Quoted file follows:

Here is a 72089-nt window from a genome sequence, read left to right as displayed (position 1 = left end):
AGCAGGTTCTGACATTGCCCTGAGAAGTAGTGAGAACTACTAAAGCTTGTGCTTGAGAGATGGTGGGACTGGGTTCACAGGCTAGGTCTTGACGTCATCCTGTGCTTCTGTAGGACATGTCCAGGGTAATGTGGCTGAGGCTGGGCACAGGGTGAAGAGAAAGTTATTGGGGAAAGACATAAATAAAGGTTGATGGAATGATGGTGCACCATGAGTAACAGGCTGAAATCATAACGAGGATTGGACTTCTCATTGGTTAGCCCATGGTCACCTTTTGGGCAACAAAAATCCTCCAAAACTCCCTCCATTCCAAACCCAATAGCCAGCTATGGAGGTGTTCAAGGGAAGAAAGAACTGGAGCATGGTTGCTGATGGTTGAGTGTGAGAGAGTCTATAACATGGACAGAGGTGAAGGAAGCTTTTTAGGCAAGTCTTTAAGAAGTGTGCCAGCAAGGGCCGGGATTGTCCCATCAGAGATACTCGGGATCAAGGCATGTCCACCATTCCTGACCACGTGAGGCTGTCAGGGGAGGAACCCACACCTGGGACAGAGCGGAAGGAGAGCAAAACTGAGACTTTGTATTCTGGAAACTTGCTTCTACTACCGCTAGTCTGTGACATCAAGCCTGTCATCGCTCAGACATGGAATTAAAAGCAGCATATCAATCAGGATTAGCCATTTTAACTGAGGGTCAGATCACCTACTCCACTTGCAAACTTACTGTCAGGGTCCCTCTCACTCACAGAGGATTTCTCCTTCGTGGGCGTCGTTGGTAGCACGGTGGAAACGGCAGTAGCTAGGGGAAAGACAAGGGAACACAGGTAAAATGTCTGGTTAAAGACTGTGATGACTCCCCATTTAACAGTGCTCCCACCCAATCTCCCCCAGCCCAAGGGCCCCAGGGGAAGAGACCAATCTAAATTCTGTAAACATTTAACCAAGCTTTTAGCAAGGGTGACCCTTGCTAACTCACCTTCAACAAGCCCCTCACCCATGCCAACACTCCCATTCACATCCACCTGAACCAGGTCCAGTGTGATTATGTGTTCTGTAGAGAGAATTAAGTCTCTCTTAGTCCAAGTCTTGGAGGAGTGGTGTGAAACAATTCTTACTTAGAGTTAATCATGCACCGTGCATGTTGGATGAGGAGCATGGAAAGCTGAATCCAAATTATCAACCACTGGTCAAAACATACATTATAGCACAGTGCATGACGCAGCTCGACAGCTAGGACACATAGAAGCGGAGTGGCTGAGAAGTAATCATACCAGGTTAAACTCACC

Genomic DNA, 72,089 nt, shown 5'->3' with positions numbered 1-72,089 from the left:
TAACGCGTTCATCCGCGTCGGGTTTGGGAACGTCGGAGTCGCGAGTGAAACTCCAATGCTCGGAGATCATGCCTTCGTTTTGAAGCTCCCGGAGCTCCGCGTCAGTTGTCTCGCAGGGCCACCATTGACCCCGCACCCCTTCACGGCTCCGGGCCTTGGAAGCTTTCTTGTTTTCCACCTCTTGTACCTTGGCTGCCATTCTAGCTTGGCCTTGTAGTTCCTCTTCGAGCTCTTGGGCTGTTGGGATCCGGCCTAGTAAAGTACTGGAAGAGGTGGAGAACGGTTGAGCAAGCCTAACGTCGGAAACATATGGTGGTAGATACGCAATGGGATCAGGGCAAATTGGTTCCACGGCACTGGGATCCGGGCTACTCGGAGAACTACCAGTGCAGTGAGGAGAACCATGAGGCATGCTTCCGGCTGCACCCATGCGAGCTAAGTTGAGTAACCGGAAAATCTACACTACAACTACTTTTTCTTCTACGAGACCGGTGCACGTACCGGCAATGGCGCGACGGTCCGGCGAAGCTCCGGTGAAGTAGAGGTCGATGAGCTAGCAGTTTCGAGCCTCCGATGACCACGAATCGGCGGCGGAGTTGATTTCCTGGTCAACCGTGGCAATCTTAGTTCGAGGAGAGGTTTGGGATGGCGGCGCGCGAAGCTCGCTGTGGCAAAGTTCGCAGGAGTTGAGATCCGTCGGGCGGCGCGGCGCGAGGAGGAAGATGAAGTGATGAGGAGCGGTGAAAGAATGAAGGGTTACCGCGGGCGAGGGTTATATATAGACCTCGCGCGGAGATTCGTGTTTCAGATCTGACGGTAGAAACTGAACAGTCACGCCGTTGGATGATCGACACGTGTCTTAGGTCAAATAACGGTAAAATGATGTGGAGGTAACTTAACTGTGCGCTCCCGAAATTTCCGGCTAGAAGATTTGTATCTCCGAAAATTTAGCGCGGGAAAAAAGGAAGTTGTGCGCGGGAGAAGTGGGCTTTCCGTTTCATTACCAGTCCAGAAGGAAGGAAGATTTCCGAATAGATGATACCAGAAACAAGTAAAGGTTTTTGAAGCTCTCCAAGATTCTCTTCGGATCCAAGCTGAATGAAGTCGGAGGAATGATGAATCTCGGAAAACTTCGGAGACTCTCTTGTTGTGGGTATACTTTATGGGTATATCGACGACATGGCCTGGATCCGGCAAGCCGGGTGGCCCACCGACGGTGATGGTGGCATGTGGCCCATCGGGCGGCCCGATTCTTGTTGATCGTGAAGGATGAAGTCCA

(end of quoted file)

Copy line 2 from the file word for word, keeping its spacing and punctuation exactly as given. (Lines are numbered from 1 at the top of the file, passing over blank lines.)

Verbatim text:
AGCAGGTTCTGACATTGCCCTGAGAAGTAGTGAGAACTACTAAAGCTTGTGCTTGAGAGATGGTGGGACTGGGTTCACAGGCTAGGTCTTGACGTCATCCTGTGCTTCTGTAGGACATGTCCAGGGTAATGTGGCTGAGGCTGGGCACAGGGTGAAGAGAAAGTTATTGGGGAAAGACATAAATAAAGGTTGATGGAATGATGGTGCACCATGAGTAACAGGCTGAAATCATAACGAGGATTGGACTTCTCATTGGTTAGCCCATGGTCACCTTTTGGGCAACAAAAATCCTCCAAAACTCCCTCCATTCCAAACCCAATAGCCAGCTATGGAGGTGTTCAAGGGAAGAAAGAACTGGAGCATGGTTGCTGATGGTTGAGTGTGAGAGAGTCTATAACATGGACAGAGGTGAAGGAAGCTTTTTAGGCAAGTCTTTAAGAAGTGTGCCAGCAAGGGCCGGGATTGTCCCATCAGAGATACTCGGGATCAAGGCATGTCCACCATTCCTGACCACGTGAGGCTGTCAGGGGAGGAACCCACACCTGGGACAGAGCGGAAGGAGAGCAAAACTGAGACTTTGTATTCTGGAAACTTGCTTCTACTACCGCTAGTCTGTGACATCAAGCCTGTCATCGCTCAGACATGGAATTAAAAGCAGCATATCAATCAGGATTAGCCATTTTAACTGAGGGTCAGATCACCTACTCCACTTGCAAACTTACTGTCAGGGTCCCTCTCACTCACAGAGGATTTCTCCTTCGTGGGCGTCGTTGGTAGCACGGTGGAAACGGCAGTAGCTAGGGGAAAGACAAGGGAACACAGGTAAAATGTCTGGTTAAAGACTGTGATGACTCCCCATTTAACAGTGCTCCCACCCAATCTCCCCCAGCCCAAGGGCCCCAGGGGAAGAGACCAATCTAAATTCTGTAAACATTTAACCAAGCTTTTAGCAAGGGTGACCCTTGCTAACTCACCTTCAACAAGCCCCTCACCCATGCCAACACTCCCATTCACATCCACCTGAACCAGGTCCAGTGTGATTATGTGTTCTGTAGAGAGAATTAAGTCTCTCTTAGTCCAAGTCTTGGAGGAGTGGTGTGAAACAATTCTTACTTAGAGTTAATCATGCACCGTGCATGTTGGATGAGGAGCATGGAAAGCTGAATCCAAATTATCAACCACTGGTCAAAACATACATTATAGCACAGTGCATGACGCAGCTCGACAGCTAGGACACATAGAAGCGGAGTGGCTGAGAAGTAATCATACCAGGTTAAACTCACC